Set up in 1937, Mass Observation sought to record the experiences, beliefs and opinions of everyday lives in Britain. The idea was to create a collage of everyday life that the founders felt was not reflected in the media, or necessarily even the politics of the day: the voice of the ordinary person, the feelings of the ordinary person. But as a result of this social âcollageâ they created, they also created a vast archive that we still have today, of how individuals really felt at that time. But why is this so important? Why do we need to archive these memories? Why canât we simply stick to the official archives to help us remember significant events?
The woman I have quoted from above was writing 19 years after Armistice Day. The First World War was still raw. The suffering that she felt was raw. Reading her words in the archive Reading Room at The Keep made me tearful, concerned, and surprised. What official record could I have found that would tell us that she would gladly have sold her husbandâs medals to keep her child dry?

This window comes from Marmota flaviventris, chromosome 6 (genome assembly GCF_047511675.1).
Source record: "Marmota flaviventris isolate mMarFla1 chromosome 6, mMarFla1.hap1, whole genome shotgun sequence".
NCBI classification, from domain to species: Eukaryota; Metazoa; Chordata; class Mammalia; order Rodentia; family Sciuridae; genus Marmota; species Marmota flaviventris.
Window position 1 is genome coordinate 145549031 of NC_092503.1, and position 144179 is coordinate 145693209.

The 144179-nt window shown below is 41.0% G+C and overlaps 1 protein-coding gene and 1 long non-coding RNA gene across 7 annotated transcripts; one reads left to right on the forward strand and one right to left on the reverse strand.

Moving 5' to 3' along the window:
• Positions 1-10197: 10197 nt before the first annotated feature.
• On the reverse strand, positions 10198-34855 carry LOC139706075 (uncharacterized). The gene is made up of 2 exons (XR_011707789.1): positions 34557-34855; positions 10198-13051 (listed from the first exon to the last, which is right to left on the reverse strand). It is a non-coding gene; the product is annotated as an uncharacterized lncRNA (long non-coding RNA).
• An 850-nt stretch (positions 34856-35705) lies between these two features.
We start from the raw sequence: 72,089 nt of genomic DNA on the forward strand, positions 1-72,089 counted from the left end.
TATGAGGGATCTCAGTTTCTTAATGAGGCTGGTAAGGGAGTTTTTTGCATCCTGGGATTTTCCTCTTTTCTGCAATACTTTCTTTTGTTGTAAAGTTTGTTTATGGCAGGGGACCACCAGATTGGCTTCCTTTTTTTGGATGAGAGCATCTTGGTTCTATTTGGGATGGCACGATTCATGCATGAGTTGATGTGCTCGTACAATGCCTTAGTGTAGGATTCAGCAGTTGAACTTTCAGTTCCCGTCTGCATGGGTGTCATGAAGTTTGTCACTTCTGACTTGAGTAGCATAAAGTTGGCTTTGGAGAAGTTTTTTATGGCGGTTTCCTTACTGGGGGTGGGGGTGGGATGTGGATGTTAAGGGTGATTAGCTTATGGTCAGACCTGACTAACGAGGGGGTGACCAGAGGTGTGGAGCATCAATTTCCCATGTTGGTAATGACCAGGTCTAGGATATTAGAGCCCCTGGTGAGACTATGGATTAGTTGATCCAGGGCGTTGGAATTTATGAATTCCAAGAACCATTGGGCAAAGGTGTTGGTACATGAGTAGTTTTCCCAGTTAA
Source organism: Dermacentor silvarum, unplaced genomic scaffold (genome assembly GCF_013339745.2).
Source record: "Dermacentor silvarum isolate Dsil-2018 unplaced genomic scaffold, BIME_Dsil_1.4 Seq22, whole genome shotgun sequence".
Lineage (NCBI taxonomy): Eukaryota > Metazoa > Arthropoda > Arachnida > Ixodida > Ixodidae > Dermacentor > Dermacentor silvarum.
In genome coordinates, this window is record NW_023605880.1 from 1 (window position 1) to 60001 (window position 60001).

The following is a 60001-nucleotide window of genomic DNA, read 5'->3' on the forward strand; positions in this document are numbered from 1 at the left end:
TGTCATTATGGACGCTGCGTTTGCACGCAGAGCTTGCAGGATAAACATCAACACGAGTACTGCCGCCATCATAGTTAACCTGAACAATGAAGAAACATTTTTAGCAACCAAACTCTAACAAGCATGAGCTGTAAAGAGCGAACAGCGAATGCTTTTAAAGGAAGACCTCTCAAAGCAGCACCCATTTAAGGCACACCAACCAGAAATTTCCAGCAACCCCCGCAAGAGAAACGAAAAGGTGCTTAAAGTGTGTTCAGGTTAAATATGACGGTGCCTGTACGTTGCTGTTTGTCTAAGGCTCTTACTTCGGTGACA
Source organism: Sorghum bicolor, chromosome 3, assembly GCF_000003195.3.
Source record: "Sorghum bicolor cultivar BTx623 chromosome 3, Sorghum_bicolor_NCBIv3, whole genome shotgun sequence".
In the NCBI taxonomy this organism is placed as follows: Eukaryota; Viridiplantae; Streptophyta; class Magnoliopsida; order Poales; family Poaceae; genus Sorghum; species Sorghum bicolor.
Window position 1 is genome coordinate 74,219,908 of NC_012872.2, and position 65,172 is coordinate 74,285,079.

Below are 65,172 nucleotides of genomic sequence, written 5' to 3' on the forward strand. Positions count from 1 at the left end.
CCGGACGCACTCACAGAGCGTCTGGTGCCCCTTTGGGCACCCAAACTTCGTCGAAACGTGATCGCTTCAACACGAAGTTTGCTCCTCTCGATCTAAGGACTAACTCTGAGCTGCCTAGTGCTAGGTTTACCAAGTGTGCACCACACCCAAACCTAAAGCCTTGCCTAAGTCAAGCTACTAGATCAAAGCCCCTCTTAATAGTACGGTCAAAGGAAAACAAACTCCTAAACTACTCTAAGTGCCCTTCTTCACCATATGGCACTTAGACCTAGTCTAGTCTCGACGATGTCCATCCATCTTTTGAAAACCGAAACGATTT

Although Mass Observation was founded nearly two decades after the First World War, it was still a world in which the memories of loss and horror were still raw. Particularly as the war to end all wars had clearly not done so, the threat of a new world conflagration hanging on the horizon of Mass Observationâs participants.
Mass Observation invited people to join a volunteer panel of writers to submit diaries of what they did on a day-to-day basis, providing surveys of their daysâ activities, and inevitably alongside this how they felt about it. Mass Observation also hired a team of researchers to observe and record life around them, listening to lives and watching practices. This work continued into the mid 1950s, covering all aspects of British life from the most intimate aspects of relationships, spiritual belief or friendships, through to opinions on the big questions of the day and international events. The vast collection of material that was created through these methods has been housed at the University of Sussex since 1970 and is open to anyone to come and look through in its new home at The Keep. In 1981 the panel of volunteer writers was resurrected and we have continued to ask people to write in about themes since then. Over 5000 people have participated from a range of backgrounds, occupations and locations around the UK.